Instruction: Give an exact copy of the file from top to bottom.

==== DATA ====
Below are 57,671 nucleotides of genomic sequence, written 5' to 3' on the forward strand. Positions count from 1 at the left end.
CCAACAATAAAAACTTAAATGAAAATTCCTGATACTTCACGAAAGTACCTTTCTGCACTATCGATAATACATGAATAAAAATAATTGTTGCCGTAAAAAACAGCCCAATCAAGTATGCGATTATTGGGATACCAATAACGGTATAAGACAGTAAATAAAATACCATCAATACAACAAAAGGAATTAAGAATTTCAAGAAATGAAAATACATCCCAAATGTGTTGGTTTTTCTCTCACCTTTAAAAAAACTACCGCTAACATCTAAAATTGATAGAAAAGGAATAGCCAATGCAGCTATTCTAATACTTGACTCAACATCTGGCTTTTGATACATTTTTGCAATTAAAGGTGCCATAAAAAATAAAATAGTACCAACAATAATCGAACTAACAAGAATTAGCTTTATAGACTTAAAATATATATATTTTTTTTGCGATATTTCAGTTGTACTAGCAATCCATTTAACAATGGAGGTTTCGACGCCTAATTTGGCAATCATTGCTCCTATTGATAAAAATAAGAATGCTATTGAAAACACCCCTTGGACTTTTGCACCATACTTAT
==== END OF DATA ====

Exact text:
Below are 57,671 nucleotides of genomic sequence, written 5' to 3' on the forward strand. Positions count from 1 at the left end.
CCAACAATAAAAACTTAAATGAAAATTCCTGATACTTCACGAAAGTACCTTTCTGCACTATCGATAATACATGAATAAAAATAATTGTTGCCGTAAAAAACAGCCCAATCAAGTATGCGATTATTGGGATACCAATAACGGTATAAGACAGTAAATAAAATACCATCAATACAACAAAAGGAATTAAGAATTTCAAGAAATGAAAATACATCCCAAATGTGTTGGTTTTTCTCTCACCTTTAAAAAAACTACCGCTAACATCTAAAATTGATAGAAAAGGAATAGCCAATGCAGCTATTCTAATACTTGACTCAACATCTGGCTTTTGATACATTTTTGCAATTAAAGGTGCCATAAAAAATAAAATAGTACCAACAATAATCGAACTAACAAGAATTAGCTTTATAGACTTAAAATATATATATTTTTTTTGCGATATTTCAGTTGTACTAGCAATCCATTTAACAATGGAGGTTTCGACGCCTAATTTGGCAATCATTGCTCCTATTGATAAAAATAAGAATGCTATTGAAAACACCCCTTGGACTTTTGCACCATACTTAT